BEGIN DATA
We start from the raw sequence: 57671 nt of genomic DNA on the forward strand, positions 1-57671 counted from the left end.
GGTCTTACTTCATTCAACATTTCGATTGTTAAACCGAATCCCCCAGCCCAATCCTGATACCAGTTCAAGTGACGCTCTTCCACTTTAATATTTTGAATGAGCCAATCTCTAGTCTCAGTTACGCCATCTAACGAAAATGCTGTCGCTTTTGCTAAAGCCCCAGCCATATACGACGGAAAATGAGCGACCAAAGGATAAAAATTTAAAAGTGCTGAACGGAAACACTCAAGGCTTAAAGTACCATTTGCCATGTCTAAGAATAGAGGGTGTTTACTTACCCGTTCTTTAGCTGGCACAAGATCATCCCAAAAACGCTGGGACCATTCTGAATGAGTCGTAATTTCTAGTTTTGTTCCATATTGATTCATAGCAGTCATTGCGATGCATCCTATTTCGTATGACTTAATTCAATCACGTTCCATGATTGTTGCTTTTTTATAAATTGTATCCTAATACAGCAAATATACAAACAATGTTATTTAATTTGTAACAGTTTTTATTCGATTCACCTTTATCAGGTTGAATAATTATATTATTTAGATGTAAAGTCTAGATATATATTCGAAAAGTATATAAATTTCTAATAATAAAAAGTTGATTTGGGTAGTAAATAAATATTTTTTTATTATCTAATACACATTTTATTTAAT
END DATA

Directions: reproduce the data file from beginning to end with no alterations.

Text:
We start from the raw sequence: 57671 nt of genomic DNA on the forward strand, positions 1-57671 counted from the left end.
GGTCTTACTTCATTCAACATTTCGATTGTTAAACCGAATCCCCCAGCCCAATCCTGATACCAGTTCAAGTGACGCTCTTCCACTTTAATATTTTGAATGAGCCAATCTCTAGTCTCAGTTACGCCATCTAACGAAAATGCTGTCGCTTTTGCTAAAGCCCCAGCCATATACGACGGAAAATGAGCGACCAAAGGATAAAAATTTAAAAGTGCTGAACGGAAACACTCAAGGCTTAAAGTACCATTTGCCATGTCTAAGAATAGAGGGTGTTTACTTACCCGTTCTTTAGCTGGCACAAGATCATCCCAAAAACGCTGGGACCATTCTGAATGAGTCGTAATTTCTAGTTTTGTTCCATATTGATTCATAGCAGTCATTGCGATGCATCCTATTTCGTATGACTTAATTCAATCACGTTCCATGATTGTTGCTTTTTTATAAATTGTATCCTAATACAGCAAATATACAAACAATGTTATTTAATTTGTAACAGTTTTTATTCGATTCACCTTTATCAGGTTGAATAATTATATTATTTAGATGTAAAGTCTAGATATATATTCGAAAAGTATATAAATTTCTAATAATAAAAAGTTGATTTGGGTAGTAAATAAATATTTTTTTATTATCTAATACACATTTTATTTAAT